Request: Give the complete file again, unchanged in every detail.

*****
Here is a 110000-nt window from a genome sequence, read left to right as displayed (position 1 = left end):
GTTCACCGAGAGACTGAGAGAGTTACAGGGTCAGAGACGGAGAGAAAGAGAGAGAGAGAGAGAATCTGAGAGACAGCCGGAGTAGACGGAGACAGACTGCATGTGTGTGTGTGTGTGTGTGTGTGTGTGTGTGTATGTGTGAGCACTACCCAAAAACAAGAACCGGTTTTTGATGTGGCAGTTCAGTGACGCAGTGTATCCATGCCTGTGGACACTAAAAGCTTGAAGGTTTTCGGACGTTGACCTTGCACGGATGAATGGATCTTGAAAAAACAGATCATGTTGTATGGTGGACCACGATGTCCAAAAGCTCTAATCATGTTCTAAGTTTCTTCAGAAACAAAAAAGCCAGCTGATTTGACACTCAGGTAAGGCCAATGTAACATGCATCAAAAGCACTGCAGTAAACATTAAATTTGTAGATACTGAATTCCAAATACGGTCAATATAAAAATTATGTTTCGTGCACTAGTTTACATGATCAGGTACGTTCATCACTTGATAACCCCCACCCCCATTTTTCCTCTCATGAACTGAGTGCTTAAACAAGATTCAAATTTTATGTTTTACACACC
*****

Here is a 110000-nt window from a genome sequence, read left to right as displayed (position 1 = left end):
GTTCACCGAGAGACTGAGAGAGTTACAGGGTCAGAGACGGAGAGAAAGAGAGAGAGAGAGAGAATCTGAGAGACAGCCGGAGTAGACGGAGACAGACTGCATGTGTGTGTGTGTGTGTGTGTGTGTGTGTGTGTATGTGTGAGCACTACCCAAAAACAAGAACCGGTTTTTGATGTGGCAGTTCAGTGACGCAGTGTATCCATGCCTGTGGACACTAAAAGCTTGAAGGTTTTCGGACGTTGACCTTGCACGGATGAATGGATCTTGAAAAAACAGATCATGTTGTATGGTGGACCACGATGTCCAAAAGCTCTAATCATGTTCTAAGTTTCTTCAGAAACAAAAAAGCCAGCTGATTTGACACTCAGGTAAGGCCAATGTAACATGCATCAAAAGCACTGCAGTAAACATTAAATTTGTAGATACTGAATTCCAAATACGGTCAATATAAAAATTATGTTTCGTGCACTAGTTTACATGATCAGGTACGTTCATCACTTGATAACCCCCACCCCCATTTTTCCTCTCATGAACTGAGTGCTTAAACAAGATTCAAATTTTATGTTTTACACACC